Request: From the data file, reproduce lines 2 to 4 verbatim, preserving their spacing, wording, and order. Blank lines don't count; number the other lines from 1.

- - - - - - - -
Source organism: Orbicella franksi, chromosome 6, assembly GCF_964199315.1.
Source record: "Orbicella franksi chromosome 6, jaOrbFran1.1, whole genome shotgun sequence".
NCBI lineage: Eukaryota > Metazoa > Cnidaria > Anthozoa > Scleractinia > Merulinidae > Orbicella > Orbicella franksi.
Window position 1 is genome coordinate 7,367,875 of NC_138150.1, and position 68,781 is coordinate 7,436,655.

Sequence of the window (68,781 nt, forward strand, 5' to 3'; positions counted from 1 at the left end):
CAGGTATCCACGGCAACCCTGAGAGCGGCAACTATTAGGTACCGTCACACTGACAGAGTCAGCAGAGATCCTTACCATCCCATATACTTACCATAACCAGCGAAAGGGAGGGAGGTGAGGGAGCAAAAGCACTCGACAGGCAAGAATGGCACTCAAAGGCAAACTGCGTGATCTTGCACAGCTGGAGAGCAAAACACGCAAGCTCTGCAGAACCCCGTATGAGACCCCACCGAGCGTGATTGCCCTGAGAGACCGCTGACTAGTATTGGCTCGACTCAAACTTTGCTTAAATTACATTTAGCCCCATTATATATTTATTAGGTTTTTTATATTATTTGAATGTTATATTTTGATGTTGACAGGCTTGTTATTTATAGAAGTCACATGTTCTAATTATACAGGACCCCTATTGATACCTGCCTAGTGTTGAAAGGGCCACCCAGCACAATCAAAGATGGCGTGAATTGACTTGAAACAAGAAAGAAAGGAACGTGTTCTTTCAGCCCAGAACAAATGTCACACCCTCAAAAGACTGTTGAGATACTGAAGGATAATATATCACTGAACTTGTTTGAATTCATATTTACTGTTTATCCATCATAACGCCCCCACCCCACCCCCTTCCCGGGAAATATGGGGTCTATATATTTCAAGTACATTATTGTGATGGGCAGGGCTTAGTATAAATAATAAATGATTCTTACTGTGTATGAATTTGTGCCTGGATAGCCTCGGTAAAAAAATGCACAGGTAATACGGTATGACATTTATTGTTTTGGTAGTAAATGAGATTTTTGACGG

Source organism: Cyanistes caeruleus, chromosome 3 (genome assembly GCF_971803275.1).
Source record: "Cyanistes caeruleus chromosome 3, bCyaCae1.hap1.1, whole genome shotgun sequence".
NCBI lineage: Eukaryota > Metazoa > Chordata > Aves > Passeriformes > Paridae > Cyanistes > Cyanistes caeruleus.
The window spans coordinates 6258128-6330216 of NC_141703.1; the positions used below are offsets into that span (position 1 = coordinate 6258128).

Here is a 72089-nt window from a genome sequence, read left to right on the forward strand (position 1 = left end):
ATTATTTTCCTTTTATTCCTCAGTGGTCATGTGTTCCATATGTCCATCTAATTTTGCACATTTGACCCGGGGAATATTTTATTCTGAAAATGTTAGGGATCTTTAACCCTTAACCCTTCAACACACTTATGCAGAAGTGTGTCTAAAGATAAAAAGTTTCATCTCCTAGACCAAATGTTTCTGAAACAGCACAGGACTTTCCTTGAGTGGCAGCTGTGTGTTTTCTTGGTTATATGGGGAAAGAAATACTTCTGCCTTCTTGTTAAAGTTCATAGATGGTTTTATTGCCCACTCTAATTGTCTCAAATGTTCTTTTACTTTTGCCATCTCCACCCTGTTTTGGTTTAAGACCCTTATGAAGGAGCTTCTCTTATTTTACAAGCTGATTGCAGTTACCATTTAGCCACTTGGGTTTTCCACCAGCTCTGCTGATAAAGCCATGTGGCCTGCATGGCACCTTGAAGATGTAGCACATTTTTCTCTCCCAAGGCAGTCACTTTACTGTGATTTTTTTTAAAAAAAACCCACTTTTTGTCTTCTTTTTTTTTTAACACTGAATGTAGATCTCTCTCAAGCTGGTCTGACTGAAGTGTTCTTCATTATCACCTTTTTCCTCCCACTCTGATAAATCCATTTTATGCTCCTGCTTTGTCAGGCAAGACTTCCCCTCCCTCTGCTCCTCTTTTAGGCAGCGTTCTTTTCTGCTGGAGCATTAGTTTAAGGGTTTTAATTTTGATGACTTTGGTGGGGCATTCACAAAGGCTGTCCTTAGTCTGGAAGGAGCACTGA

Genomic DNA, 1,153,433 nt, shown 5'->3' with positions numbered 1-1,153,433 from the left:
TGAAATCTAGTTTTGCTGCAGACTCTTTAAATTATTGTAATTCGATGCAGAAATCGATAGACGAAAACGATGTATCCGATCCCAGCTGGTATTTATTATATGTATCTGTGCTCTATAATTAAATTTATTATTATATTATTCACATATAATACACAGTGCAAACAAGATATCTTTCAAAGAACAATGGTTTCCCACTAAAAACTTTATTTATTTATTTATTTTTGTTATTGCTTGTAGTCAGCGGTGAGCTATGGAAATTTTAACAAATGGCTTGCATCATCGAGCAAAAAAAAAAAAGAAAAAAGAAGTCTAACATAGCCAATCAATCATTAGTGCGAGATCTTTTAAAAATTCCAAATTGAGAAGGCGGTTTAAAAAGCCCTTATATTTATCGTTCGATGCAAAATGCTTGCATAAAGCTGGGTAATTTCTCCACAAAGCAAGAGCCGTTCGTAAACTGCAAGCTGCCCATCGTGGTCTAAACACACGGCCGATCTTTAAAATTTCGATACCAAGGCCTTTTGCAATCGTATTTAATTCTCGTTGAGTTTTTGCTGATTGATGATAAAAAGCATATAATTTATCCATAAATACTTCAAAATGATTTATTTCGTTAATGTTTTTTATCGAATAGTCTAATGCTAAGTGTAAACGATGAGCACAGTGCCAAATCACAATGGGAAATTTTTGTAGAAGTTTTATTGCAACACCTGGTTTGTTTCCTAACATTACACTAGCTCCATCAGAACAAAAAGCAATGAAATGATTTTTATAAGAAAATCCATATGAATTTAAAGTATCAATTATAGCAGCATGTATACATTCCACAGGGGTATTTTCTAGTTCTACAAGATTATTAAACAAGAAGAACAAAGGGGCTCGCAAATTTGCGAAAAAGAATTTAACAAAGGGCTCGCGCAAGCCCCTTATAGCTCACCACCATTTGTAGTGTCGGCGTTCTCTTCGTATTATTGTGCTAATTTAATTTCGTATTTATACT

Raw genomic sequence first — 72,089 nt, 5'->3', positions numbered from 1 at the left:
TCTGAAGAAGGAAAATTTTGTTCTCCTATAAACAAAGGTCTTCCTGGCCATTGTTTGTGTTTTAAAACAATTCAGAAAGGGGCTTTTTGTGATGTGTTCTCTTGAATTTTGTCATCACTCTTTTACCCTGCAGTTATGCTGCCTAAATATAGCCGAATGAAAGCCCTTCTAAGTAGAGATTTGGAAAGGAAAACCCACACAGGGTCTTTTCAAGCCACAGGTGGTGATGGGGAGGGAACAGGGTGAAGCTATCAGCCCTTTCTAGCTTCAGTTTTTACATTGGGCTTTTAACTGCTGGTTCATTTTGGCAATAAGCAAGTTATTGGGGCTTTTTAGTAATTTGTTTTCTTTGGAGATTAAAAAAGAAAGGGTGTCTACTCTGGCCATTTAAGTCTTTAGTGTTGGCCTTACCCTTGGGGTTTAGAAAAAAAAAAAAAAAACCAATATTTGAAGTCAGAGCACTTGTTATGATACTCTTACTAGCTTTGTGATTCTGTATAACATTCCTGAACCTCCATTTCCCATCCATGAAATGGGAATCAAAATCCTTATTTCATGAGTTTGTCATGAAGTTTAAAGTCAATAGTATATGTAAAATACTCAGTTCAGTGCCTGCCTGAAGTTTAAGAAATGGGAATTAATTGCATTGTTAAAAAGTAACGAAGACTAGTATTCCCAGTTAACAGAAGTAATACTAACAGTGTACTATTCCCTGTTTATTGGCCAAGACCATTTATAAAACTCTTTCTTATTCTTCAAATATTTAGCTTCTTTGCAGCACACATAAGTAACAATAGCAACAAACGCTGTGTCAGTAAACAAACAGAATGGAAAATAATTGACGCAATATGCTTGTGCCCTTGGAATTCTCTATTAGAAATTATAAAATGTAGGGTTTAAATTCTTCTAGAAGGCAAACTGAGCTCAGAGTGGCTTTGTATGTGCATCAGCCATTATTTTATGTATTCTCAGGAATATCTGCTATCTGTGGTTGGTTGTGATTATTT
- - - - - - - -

Source record: "Orbicella franksi chromosome 6, jaOrbFran1.1, whole genome shotgun sequence".
NCBI lineage: Eukaryota > Metazoa > Cnidaria > Anthozoa > Scleractinia > Merulinidae > Orbicella > Orbicella franksi.
Window position 1 is genome coordinate 7,367,875 of NC_138150.1, and position 68,781 is coordinate 7,436,655.